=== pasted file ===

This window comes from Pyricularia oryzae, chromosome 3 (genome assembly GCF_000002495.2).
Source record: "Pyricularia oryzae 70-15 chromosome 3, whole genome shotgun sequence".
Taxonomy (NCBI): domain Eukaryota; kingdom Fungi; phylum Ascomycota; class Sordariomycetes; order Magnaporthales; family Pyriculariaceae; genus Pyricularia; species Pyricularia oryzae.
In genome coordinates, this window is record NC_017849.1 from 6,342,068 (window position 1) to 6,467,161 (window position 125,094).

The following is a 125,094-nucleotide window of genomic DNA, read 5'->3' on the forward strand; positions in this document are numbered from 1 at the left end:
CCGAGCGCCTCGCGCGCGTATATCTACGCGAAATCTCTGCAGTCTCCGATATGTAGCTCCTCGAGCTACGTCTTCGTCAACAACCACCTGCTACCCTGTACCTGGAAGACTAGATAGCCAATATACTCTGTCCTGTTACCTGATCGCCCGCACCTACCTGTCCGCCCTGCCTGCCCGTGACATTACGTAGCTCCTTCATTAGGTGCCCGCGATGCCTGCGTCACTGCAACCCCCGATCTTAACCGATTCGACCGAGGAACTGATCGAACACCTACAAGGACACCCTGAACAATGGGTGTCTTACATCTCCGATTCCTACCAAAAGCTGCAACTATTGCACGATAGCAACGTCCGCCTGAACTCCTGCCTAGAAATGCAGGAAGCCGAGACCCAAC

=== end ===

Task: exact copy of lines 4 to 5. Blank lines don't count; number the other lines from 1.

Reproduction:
In genome coordinates, this window is record NC_017849.1 from 6,342,068 (window position 1) to 6,467,161 (window position 125,094).

The following is a 125,094-nucleotide window of genomic DNA, read 5'->3' on the forward strand; positions in this document are numbered from 1 at the left end: